[Pdx-pm] CPAN

Paul Rogers paulgrogers at fastmail.fm
Fri Jan 8 15:58:48 PST 2010

> Your system is your business, but if you want a lean system that has
> modern amenities, NetBSD and FreeBSD can probably deal with your

FWIW, I bought my 486 in '91 with the intent of running BSD-386 on it. I
never found a source, the first *nix it saw was RHL6.1 "Publisher's
version", Cartman, out of a book.

> hardware a lot better than a recent 2.6 kernel and environment. I'll
> leave this topic alone after this email, but I wanted to exclaim that
> you have a more options if you wish to explore them.

Yes, I'm aware of that.  Got a DVD's here from LXF with a variety of
distros.  Still, you almost quoted LFS' motto: Your system, your rules.
The advantage the LFS route has given me is knowledge of how a system
goes together.  (I back-ported the toolchain 10 years when I found a CD
with most of the software on it, and it runs everyday on my 18 year-old
486/33.  I hate to see a good horse put down when it's still healthy.  
The thing is, I could do that with OSS!)  Linux, after all, is just a 
kernel, much of the stuff it runs is GNU.  I don't even like big kernel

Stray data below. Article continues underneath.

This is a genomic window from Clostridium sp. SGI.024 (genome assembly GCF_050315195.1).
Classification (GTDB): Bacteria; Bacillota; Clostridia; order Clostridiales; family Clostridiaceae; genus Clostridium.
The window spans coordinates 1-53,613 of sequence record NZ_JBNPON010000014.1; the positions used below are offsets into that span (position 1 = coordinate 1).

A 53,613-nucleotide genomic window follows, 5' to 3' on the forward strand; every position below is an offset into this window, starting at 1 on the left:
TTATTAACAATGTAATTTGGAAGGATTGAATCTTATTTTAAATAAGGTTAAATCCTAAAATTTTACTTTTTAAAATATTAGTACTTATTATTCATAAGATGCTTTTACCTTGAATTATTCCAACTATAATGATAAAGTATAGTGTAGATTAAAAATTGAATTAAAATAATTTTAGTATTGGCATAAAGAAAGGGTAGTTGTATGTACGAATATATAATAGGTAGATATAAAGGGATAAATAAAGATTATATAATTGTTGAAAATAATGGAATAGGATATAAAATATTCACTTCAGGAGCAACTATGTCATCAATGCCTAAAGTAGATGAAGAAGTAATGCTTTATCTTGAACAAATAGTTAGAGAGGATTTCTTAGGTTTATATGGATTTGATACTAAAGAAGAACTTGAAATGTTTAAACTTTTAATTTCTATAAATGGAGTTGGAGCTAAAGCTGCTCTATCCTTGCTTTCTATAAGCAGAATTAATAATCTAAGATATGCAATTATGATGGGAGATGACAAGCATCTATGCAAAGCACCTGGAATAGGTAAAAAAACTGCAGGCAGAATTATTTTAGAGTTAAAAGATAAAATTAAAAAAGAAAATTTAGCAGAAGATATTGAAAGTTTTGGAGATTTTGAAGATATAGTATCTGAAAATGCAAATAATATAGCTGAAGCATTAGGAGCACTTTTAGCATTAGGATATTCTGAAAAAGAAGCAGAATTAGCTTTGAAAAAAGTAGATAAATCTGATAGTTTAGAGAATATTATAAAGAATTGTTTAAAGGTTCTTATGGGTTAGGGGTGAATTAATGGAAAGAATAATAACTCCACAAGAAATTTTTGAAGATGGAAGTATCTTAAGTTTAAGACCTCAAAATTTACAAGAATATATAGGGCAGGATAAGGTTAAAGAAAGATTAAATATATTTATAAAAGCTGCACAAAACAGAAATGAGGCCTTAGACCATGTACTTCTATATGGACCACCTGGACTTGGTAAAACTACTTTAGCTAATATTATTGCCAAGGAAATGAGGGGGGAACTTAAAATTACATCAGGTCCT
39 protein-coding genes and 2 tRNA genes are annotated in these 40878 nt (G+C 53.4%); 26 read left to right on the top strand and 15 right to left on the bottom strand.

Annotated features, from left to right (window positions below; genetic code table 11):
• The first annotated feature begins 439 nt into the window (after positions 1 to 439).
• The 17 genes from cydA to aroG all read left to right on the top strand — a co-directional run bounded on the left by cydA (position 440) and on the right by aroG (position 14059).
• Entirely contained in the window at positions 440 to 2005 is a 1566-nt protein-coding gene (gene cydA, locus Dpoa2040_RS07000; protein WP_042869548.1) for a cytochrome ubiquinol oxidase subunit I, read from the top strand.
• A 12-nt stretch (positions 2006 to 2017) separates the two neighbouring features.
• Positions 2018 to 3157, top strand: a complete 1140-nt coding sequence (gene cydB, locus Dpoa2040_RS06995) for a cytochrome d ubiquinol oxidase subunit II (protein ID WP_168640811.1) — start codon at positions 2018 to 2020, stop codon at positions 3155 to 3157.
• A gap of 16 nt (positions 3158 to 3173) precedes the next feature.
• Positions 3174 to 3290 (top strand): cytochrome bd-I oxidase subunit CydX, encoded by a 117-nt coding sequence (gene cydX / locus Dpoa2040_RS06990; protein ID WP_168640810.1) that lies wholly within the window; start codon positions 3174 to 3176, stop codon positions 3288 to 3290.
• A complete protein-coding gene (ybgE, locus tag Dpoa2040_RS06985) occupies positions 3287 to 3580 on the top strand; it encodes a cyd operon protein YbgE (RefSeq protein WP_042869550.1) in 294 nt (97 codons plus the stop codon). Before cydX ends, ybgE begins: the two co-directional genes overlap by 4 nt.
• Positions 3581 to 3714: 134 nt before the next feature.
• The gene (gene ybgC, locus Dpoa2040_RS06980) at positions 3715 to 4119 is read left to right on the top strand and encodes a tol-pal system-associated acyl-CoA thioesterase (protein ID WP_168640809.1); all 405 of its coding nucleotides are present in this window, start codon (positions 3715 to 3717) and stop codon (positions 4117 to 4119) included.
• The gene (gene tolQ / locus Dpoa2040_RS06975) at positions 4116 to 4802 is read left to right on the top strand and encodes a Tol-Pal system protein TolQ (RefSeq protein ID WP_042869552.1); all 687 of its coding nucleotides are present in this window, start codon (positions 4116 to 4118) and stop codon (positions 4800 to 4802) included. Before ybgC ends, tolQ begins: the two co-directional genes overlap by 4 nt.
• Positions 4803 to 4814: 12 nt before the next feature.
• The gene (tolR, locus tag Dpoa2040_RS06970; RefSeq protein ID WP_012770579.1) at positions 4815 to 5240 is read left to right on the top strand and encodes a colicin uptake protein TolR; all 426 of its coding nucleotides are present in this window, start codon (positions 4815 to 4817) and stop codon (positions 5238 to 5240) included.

systems, as I never liked DOS, nor the 8080 in my IMSAI.  Sometimes
design elegance just gets overwhelmed by ubiquitous.

> I have to wonder about the electricity cost vs a $40 ~1GHz system from

Meaning for the 90% of think time it's waiting for me to press a key?
Linux turns the CPU off most of that time, but the kind of inefficiency
you're talking about comes in large part from other parts of the system
that are on all the time, whether in my old 233's or the newer salvage.

> freegeek.  Old power supplies were terribly innefficient (not that

Old?  You mean the linear in my IMSAI that had a 15# transformer in it,
capacitors the size of soup cans?  ;-)

> some newer ones aren't) and the old CPU does a lot less computation
> per kWh.

True enough.  But, as I'm sure you know, it's not a simple issue.  I'm
told by a buddy who works at a well-known local manufacturer and would
be in a position to know, the 1.4GHz Tualatin I'm running at the moment
works about as well as a 2GHz P4.  We've had some spirited discussions
about just what kind of computing power the average user needs.  An Atom
would probably do.

> (Meanwhile, pondering trade-off of deploying some really inefficient
> code vs the carbon footprint of writing a replacement.)

Wrong question, IMNSHO.  Which is more "robust" during it's lifecycle?
Paul Rogers
paulgrogers at fastmail.fm
Rogers' Second Law: "Everything you do communicates."
(I do not personally endorse any additions after this line. TANSTAAFL :-)


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